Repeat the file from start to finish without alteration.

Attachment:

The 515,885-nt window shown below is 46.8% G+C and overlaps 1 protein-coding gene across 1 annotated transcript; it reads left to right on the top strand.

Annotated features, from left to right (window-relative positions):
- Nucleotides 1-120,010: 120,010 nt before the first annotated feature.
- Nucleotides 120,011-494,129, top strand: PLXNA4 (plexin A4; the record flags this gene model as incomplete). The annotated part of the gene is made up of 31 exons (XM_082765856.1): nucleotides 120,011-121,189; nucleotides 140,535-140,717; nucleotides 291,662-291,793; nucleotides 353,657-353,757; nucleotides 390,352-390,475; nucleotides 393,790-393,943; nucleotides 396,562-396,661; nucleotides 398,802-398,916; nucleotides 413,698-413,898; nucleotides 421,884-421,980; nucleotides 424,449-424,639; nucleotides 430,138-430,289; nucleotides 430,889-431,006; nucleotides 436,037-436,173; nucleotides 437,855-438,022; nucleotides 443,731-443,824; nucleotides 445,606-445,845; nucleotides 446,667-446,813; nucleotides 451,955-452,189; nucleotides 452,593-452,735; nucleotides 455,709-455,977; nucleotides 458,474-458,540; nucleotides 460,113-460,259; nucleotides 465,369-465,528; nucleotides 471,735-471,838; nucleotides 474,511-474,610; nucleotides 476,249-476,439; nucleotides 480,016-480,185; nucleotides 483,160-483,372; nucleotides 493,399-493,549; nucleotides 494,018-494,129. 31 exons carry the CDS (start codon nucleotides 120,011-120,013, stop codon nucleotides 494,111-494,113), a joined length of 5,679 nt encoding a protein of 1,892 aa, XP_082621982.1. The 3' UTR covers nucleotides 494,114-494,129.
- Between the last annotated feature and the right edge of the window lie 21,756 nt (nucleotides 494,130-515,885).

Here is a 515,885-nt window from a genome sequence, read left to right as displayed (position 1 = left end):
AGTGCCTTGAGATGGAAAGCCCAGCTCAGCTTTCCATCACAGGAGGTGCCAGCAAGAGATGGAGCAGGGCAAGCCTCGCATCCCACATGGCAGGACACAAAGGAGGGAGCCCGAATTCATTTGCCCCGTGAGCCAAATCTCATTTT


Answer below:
The 515,885-nt window shown below is 46.8% G+C and overlaps 1 protein-coding gene across 1 annotated transcript; it reads left to right on the top strand.

Annotated features, from left to right (window-relative positions):
- Nucleotides 1-120,010: 120,010 nt before the first annotated feature.
- Nucleotides 120,011-494,129, top strand: PLXNA4 (plexin A4; the record flags this gene model as incomplete). The annotated part of the gene is made up of 31 exons (XM_082765856.1): nucleotides 120,011-121,189; nucleotides 140,535-140,717; nucleotides 291,662-291,793; nucleotides 353,657-353,757; nucleotides 390,352-390,475; nucleotides 393,790-393,943; nucleotides 396,562-396,661; nucleotides 398,802-398,916; nucleotides 413,698-413,898; nucleotides 421,884-421,980; nucleotides 424,449-424,639; nucleotides 430,138-430,289; nucleotides 430,889-431,006; nucleotides 436,037-436,173; nucleotides 437,855-438,022; nucleotides 443,731-443,824; nucleotides 445,606-445,845; nucleotides 446,667-446,813; nucleotides 451,955-452,189; nucleotides 452,593-452,735; nucleotides 455,709-455,977; nucleotides 458,474-458,540; nucleotides 460,113-460,259; nucleotides 465,369-465,528; nucleotides 471,735-471,838; nucleotides 474,511-474,610; nucleotides 476,249-476,439; nucleotides 480,016-480,185; nucleotides 483,160-483,372; nucleotides 493,399-493,549; nucleotides 494,018-494,129. 31 exons carry the CDS (start codon nucleotides 120,011-120,013, stop codon nucleotides 494,111-494,113), a joined length of 5,679 nt encoding a protein of 1,892 aa, XP_082621982.1. The 3' UTR covers nucleotides 494,114-494,129.
- Between the last annotated feature and the right edge of the window lie 21,756 nt (nucleotides 494,130-515,885).

Here is a 515,885-nt window from a genome sequence, read left to right as displayed (position 1 = left end):
AGTGCCTTGAGATGGAAAGCCCAGCTCAGCTTTCCATCACAGGAGGTGCCAGCAAGAGATGGAGCAGGGCAAGCCTCGCATCCCACATGGCAGGACACAAAGGAGGGAGCCCGAATTCATTTGCCCCGTGAGCCAAATCTCATTTT